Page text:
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Janis: Little Girl Blue (2015)

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Musician Cat Power narrates this documentary on Janis Joplin's evolution into a star from letters that Joplin wrote over the years to her friends, family, and collaborators.


(as Amy J. Berg)
2 wins & 2 nominations. See more awards »



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Cast overview, first billed only:
... Herself (archive footage)
... Janis Joplin (voice) (as Chan Marshall)
Karleen Bennett ... Herself - Janis Joplin's Childhood Friend
Laura Joplin ... Herself - Janis Joplin's Sister
Michael Joplin ... Himself - Janis Joplin's Brother
J. Dave Moriaty ... Himself - Janis Joplin's Schoolfriend
Jack Smith ... Himself - Janis Joplin's Schoolfriend
Powell St. John ... Himself
Jae Whitaker ... Herself
Travis Rivers ... Himself
Dave Getz ... Himself
Sam Andrew ... Himself
David Dalton ... Himself - Founding Editor of Rolling Stone Magazine
... Himself
... Himself (archive footage)


Musician Cat Power narrates this documentary on Janis Joplin's evolution into a star from letters that Joplin wrote over the years to her friends, family, and collaborators.

Plot Summary | Add Synopsis


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Official Sites:

Official site [Japan]



Release Date:

15 December 2015 (USA)  »

Also Known As:

Janis  »

Filming Locations:



Box Office

Opening Weekend USA:

$24,024, 29 November 2015, Limited Release

Gross USA:

$410,465, 22 May 2016
See more on IMDbPro »

Company Credits

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Technical Specs



| (archive footage)

Aspect Ratio:

1.78 : 1
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Features Woodstock (1970) See more »

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User Reviews

A satisfying biopic of a great lady.
22 December 2015 | by See all my reviews

The recent documentary Amy, depicting singer Amy Winehouse's rise and fall at about the same age as Janis Joplin reminds me that all rockers are not the same, especially females. Janis: Little Girl Blue depicts Joplin as much more focused than Amy and much more in control of her own life. Except for in death, where both succumb to substance abuse, even the relatively more stable Amy.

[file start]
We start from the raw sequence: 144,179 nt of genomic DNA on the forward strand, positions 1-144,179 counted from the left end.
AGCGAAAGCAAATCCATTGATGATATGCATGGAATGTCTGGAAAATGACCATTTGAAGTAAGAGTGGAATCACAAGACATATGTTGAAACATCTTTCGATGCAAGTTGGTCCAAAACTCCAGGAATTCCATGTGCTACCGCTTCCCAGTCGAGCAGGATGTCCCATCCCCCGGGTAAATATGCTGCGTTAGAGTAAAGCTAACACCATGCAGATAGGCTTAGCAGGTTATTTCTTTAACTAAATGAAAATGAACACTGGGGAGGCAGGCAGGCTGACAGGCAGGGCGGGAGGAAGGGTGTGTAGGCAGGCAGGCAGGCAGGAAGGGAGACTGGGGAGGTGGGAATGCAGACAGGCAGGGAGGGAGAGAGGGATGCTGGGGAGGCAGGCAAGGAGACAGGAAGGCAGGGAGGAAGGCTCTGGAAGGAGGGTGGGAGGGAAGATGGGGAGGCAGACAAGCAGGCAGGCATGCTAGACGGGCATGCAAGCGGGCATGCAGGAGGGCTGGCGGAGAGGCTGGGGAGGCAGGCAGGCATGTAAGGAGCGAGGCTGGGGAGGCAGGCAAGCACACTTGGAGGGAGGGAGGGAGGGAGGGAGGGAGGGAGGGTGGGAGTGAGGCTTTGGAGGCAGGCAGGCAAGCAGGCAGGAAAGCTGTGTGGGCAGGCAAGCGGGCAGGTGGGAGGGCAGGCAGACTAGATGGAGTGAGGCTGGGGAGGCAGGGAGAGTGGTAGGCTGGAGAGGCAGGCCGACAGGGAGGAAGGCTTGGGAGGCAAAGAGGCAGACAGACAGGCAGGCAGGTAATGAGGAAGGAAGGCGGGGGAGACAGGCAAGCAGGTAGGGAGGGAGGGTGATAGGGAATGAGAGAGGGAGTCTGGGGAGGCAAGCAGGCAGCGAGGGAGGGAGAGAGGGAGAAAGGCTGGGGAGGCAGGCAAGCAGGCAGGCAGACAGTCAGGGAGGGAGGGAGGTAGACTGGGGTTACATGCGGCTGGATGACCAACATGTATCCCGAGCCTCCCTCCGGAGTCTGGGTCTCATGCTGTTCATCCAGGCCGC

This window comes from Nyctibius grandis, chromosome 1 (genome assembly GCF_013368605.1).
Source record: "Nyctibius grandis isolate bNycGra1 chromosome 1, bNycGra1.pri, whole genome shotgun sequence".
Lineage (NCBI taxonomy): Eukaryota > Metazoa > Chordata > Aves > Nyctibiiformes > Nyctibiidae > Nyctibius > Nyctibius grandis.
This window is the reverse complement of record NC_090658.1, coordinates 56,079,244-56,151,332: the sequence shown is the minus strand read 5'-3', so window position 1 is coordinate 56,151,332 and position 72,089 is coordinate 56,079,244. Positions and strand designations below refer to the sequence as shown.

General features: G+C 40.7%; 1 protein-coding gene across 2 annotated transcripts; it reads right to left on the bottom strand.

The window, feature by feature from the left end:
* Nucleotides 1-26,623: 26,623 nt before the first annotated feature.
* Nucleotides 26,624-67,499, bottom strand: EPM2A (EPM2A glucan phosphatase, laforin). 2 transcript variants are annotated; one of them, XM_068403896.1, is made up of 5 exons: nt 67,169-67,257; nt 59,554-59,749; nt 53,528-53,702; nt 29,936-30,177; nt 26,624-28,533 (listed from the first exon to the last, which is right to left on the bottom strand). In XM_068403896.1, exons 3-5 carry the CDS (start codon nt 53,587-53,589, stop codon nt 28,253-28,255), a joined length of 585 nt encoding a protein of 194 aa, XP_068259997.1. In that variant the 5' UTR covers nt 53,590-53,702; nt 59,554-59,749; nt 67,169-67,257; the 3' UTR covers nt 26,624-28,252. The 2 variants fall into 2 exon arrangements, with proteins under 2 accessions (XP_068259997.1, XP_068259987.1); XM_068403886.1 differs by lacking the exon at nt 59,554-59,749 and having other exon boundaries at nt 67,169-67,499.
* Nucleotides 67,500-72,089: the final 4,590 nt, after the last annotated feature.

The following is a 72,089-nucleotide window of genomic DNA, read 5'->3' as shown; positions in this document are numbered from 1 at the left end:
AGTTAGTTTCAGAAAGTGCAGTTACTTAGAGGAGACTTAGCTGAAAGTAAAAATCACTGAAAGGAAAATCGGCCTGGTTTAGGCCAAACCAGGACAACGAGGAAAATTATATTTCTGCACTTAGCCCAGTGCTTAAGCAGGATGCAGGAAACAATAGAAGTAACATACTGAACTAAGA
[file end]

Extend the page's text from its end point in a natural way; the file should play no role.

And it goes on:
This Janis doc does an effective job showing the arc of her brief life, from a country girl in Texas to the rocker who led the way for women in the industry and eventually the world. Why the eventual failure given her great fame and fortune? It's simple, really: She wanted to be loved, and not always finding that devotion, she could turn to music and drugs for support and fulfillment.

Along the way, the doc gives insight into what makes this blues mama run: In her own words she says ambition is the desire to be loved. She's not a "Cry Baby" about not getting the love she wanted from some of her friends and family; actually family members talk to us and appear to have supported her through it all.

Her straight-laced parents couldn't be expected to wholly embrace the counter-culture queen, who began innocently singing folk tunes in her early teens and ended singing blues that reminded one critic of "desperate mating calls." Professionally she gets plenty of love from the likes of Khris Kristofferson, whose Me & Bobby Magee was her best-selling single ever and band mate David Goetz, who observed that she turned into a caricature of the blues mama that the media had helped to create. Dick Cavett interviews her with an unusual affection different from his usually detached persona. At one point he can't remember if they were intimate—a nice touch of amnesia that doesn't belie a bit his attachment to her.

Janis: Little Girl Blue informs about Joplin's career from folk to hard blues, gives insight into the driving emotions of her ambition, and amply shows her singing talents that made her a child of Aretha Franklin and her own person.

A greatly satisfying bio of a great singer.

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